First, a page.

Surrealist poet and raconteur Ivor Cutler and jazz-rock vocalist Norma Winstone are the stars of “The Dong With A Luminous Nose” and “Three Poems,” which took up the original LP’s second side. Cutler’s dry, warbling delivery is weird enough on its own, but set against impulsive ensemble push and striking orchestral accent it’s part of an absolutely fascinating picture appropriate to Edward Lear’s poem. In fact, the affinity between Cutler and Lear is likely how this three-part collaboration came into being. Ardley wasn’t the first to employ modern poetry with improvised music — English pianist-composer Michael Garrick recorded a number of successful examples for the Argo label during the mid-Sixties as well, to say nothing of the extraordinary collaborations between 20th century “classical” composers and poets. As one might expect, Ardley has written and arranged the music for “The Dong With A Luminous Nose” to the extent that improvisation is less a focal point than inflection and support, which shapes music and word into a balanced whole. Winstone is a powerful singer quite different from Cutler, and soars in her breathy lyric presentations of brief poems by Yeats, Joyce, and Carroll. The music is more open here and recalls the reverberant intensity of Winstone’s own LP The Edge of Time (Argo, 1972, which Ardley participated in), creating a dreamlike but forceful sphere of activity.
A Symphony of Amaranths presents Ardley’s work in gorgeous, full, and detailed sound with copious liner notes and photographs, and is one of the (sadly) rare examples of a reissue done exactly right. Hopefully more of Ardley’s music will see reissue in the near future, but for now this cornerstone set will more than suffice, fleshing out sporadically available examples from his small but rewarding catalog. And while the cast of 29 British improvisers and classical performers really make this set sing, this reissue rightly sets into relief how extraordinary deep one man’s vision was.
1980: Androids Of Mu - Blood Robots
I never knew sci-fi punk existed until the whirling UFOs and explosions began shrouding Androids Of Mu’s Blood Robots in effects shrapnel (kind of like how I didn’t know aliens existed until they probed my virgin bottom; sorry mom), but there it is, and it’s nice to know it existed, even if many of you didn’t know then and don’t know now. Rectify that; it’s the only way to make those demons go away.
The instrumentation is extremely crude, even for punk in its infancy. Bess, the bass player who’s supposed to serve as a rudder for this slow-rumbling punk pontoon boat, fumbles around like it’s an audition for The Shaggs, while the guitar players, Corrina and Deborah Thomas, follow suit. Drummer Cozmic might have garnered a little experience before joining this band, and even throws in a fill or two, but Keith Moon is still rolling over in his grave. What we have here essentially is the essence of the artform: Sloppy music played by sloppy people for other sloppy people. Yet it’s not that simple.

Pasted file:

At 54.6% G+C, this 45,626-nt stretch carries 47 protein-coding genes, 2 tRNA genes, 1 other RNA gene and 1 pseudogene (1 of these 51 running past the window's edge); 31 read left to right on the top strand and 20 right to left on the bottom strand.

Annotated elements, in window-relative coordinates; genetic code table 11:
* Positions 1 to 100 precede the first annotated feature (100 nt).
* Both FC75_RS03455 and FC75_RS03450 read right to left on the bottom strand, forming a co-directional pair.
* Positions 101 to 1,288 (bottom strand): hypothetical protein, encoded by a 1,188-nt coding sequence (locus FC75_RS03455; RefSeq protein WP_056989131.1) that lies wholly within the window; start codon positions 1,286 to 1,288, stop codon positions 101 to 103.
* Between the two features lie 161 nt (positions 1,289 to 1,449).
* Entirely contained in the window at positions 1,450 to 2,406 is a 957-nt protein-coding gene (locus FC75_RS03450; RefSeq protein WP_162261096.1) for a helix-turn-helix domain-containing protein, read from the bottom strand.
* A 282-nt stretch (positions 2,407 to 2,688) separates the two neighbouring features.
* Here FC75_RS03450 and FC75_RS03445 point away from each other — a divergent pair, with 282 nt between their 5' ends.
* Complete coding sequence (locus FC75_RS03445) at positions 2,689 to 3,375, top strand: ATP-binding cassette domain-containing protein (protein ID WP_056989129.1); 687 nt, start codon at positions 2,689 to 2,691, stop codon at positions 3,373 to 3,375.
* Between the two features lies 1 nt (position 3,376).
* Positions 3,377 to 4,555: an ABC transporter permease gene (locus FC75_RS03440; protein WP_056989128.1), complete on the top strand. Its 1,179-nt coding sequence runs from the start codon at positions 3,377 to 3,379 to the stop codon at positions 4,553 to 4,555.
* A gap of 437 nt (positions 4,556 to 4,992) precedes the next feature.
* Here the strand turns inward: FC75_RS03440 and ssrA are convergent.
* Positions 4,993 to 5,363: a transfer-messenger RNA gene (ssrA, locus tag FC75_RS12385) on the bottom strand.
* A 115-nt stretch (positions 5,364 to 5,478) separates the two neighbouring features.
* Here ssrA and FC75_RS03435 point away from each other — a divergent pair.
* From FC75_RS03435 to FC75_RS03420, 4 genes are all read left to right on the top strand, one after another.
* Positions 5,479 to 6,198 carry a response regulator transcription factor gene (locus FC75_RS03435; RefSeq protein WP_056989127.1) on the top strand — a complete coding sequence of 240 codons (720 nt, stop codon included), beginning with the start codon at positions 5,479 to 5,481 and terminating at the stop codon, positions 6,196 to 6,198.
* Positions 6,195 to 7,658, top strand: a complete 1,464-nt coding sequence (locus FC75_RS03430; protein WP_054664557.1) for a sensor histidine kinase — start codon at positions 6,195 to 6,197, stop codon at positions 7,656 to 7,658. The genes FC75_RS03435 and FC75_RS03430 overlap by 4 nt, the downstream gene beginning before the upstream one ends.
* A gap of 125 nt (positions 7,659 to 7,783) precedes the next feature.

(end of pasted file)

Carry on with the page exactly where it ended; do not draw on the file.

What to make of those cosmic WHOOOSHES that enter the fray every so often, in particular on the remarkably wobbly “Pretty Nun” and album-opener “Atomic X”? It’s interesting to note that, despite amateurish musicianship, Androids Of Mu represented anything but your typical, furiously simple punk act. They sang about “Bored Housewifes” (in the soon-to-be era of fuckin’ Family Ties no less) and girls that might be boys, which is encouraging in itself, but when you couple those lyrics with the spiky interactions of the players and the aforementioned layers of effects, what you emerge with is a punk reissue packed with more intrigue than most.
You, the punk punters, used to have to pay at least $40 for the original issue of Blood Robots (Fuck Off Records) from 1980; enter 2013 and you can get it from Water Wing Records for a song (and like $15 or so). Sounds like progress to me.
1997: Modest Mouse - “Teeth Like God’s Shoeshine”
Whenever I listen to the last part of Modest Mouse’s “Teeth Like God’s Shoeshine,” I lose my shit. Seriously, I can’t help it. I just want to rip stuff up. In the most mild of cases, I walk around my house and yell the lyrics like there’s no tomorrow. I even air guitar, for Pete’s sake. Then, when the last octave chord fades, my mind gets back into civilized mode and wanders off onto everyday stuff. Last time this happened, it made me think about something specific: “Will I ever get old and stop climbing over chairs, screaming and grinning like an idiot whenever I listen to this song?”
When I was in 6th grade and couldn’t find enough fast and heavy music to quench my thirst, I wondered if I would ever stop listening to music that was loud and difficult. Many years afterwards, I have grown to listen to heavier and more difficult music than what I used to like in my youth. And yes, I have grown to like more subtle stuff, too. Still, I wonder if it’ll ever stop getting this excited about music.